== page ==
DOCTORATE IN INFORMATION SCIENCE
BECOME A LEADER IN THE INFORMATION FIELD The Ph.D. at the Information School is a research-based, interdisciplinary program supporting the study of information at the University of Washington, a Tier One research university embedded within Seattle, the hub of information technology and innovation in the Pacific Northwest. At the UW Information School (“the iSchool”), we offer Information Science Ph.D. students an unparalleled opportunity to conduct worldclass research that influences policy and practices and generates global impact. As an iSchool Ph.D. student, you will turn creativity and curiosity into inspired, high-level research, teaching and service. Through research, interaction with faculty and peers, and coursework, you will contribute to a rigorous learning community that nurtures your intellectual interests. iSchool graduates have a deep understanding of the information field, its origins, contemporary issues, research methods and theoretical frameworks. Their research exerts influence on the information field whether they choose to work as a university faculty member, corporate researcher or elsewhere in the public or private sectors.
PROGRAM OBJECTIVES AND GOALS ●
P repare you for a career as a scholar, researcher, teacher, change agent and leader in the discipline of information science P rovide a learning community where the knowledge base of the discipline of information science is valued, rigorously examined and augmented E stablish an intellectual culture that will nurture the advancement and dissemination of new knowledge in the field of information science Facilitate and mentor advanced study in information science
Design an environment that will nurture and promote your intellectual needs, strengths and interests ●
ON THE COVER: From left, Zithri Saleem’s research focuses on sociotechnical imaginaries, decolonizing methods, social innovation and entrepreneurship; Benjamin Xie designs interactive intelligent tools for equitable computing education; Saba Kawas focuses on the design of technologies for adolescents that supports their autonomy and agency; Beck Tench studies contemplative practice, technology and public space; Stephanie Ballard’s research is at the intersection of value-sensitive design and artificial intelligence.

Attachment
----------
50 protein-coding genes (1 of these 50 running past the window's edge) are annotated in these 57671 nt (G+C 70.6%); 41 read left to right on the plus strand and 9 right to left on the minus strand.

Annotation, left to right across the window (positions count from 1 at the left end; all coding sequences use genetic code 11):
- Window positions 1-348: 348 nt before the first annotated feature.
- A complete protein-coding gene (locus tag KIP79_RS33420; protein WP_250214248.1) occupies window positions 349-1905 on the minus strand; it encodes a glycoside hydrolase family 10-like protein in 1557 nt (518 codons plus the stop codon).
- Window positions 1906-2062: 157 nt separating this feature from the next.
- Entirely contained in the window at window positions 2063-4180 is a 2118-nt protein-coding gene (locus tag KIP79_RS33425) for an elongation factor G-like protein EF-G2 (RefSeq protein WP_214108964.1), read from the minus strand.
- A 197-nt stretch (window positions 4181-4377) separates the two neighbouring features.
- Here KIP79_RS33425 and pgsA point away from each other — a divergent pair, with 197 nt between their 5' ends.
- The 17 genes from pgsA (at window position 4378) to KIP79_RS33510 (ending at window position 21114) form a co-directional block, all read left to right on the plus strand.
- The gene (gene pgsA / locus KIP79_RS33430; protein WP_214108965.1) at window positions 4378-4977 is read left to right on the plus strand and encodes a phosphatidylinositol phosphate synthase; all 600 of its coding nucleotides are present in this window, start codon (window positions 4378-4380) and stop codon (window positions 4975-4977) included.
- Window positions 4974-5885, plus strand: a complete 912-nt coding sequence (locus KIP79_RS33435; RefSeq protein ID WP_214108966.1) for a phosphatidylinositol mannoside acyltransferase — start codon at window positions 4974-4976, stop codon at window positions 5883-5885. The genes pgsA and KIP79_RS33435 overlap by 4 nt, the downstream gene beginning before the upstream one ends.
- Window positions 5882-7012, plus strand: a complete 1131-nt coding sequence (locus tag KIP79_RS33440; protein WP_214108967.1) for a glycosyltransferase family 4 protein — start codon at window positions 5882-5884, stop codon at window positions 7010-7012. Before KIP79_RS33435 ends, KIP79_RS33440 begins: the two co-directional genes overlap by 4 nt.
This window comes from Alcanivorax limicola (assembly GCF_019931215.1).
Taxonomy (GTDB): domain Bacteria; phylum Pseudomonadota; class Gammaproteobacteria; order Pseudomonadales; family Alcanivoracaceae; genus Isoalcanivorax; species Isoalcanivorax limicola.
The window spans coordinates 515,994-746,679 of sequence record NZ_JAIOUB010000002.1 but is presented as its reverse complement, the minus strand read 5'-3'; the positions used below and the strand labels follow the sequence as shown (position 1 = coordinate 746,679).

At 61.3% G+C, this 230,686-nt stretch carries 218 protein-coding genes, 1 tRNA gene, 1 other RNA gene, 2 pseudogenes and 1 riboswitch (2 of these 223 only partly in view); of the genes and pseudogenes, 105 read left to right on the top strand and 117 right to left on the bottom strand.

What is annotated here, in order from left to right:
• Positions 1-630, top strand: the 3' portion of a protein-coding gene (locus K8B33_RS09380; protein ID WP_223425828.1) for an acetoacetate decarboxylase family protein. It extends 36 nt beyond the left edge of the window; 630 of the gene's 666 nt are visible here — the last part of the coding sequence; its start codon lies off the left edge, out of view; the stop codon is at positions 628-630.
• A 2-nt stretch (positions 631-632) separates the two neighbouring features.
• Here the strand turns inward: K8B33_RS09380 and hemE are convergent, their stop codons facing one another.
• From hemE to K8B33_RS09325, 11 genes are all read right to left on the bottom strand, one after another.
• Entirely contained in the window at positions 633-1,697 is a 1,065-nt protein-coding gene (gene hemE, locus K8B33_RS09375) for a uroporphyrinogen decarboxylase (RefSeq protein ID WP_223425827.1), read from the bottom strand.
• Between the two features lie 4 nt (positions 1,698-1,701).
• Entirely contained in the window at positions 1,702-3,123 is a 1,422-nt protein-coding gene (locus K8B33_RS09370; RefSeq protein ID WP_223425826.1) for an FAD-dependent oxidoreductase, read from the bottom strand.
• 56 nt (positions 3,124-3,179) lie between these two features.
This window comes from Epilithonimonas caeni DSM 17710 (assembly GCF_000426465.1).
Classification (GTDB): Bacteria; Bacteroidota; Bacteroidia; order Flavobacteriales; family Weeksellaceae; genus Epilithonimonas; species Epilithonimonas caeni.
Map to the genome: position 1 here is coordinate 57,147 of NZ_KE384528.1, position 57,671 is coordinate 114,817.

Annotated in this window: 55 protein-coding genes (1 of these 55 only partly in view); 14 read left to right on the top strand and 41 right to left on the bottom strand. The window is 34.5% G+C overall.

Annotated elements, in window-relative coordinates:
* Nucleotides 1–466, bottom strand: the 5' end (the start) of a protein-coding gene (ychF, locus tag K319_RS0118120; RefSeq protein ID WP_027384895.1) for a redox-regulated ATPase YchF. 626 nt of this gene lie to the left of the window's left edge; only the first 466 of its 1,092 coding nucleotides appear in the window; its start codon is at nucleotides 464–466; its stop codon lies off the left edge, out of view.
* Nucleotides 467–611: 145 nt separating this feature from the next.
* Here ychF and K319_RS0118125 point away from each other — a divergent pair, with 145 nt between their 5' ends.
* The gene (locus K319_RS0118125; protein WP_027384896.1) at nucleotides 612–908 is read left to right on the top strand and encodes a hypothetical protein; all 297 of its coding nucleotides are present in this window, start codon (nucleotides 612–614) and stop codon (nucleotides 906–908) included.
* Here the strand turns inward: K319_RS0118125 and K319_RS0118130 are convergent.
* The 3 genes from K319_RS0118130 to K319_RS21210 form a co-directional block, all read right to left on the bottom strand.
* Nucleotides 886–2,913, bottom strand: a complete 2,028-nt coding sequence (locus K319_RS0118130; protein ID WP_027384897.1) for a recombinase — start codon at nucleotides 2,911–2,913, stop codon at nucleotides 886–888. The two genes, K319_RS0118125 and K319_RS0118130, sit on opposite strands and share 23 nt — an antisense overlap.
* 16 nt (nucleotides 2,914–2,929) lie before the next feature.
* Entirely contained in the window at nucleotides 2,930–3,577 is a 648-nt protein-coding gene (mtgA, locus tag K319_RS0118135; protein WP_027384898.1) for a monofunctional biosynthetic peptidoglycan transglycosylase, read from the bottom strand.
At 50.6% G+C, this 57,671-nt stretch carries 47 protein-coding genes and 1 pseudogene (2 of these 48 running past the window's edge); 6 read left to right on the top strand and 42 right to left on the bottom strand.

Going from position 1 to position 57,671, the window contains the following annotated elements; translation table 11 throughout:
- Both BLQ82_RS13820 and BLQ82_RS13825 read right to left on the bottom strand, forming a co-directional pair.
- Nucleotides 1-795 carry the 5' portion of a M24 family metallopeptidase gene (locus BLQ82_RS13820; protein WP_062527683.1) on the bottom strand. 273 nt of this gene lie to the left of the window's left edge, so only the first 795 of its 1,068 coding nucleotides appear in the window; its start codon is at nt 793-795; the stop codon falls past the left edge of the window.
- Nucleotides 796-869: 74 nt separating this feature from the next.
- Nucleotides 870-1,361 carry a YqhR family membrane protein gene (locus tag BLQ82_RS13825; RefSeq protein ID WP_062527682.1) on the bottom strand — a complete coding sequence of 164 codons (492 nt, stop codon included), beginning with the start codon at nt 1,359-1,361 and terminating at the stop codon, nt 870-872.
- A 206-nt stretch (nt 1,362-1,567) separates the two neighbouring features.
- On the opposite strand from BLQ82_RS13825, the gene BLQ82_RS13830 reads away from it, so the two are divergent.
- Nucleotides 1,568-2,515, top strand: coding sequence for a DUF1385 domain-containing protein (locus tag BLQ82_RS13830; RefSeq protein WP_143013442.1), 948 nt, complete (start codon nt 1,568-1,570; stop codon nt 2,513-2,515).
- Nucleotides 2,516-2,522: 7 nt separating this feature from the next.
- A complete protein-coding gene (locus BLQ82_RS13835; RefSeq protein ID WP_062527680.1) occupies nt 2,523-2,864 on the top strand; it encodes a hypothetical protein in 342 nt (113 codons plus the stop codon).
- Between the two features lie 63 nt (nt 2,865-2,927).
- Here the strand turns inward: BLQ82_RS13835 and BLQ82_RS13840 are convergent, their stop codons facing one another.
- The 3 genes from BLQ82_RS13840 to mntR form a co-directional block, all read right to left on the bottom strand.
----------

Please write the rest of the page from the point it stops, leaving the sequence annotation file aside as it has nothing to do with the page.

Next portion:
RESEARCH AREAS The UW iSchool conducts meaningful and rigorous research examining the relationships between people, information and technology. Our research efforts are highly interdisciplinary, allowing us to respond to significant, real-world challenges and make a difference in the lives of individuals and communities. Ongoing work focuses in the following areas:
users and producers of information.
Identifying, analyzing, visualizing and securing data to advance responsible data-driven decision making, innovation, policy and social good.
Studying the intersection of information, technology, and Native communities.
Developing systems and services for the collection, organization, preservation, access and use of information, and promotion of information literacy through instruction and expertise.
Fields of study include: machine learning; visualization; social networks; data curation; open data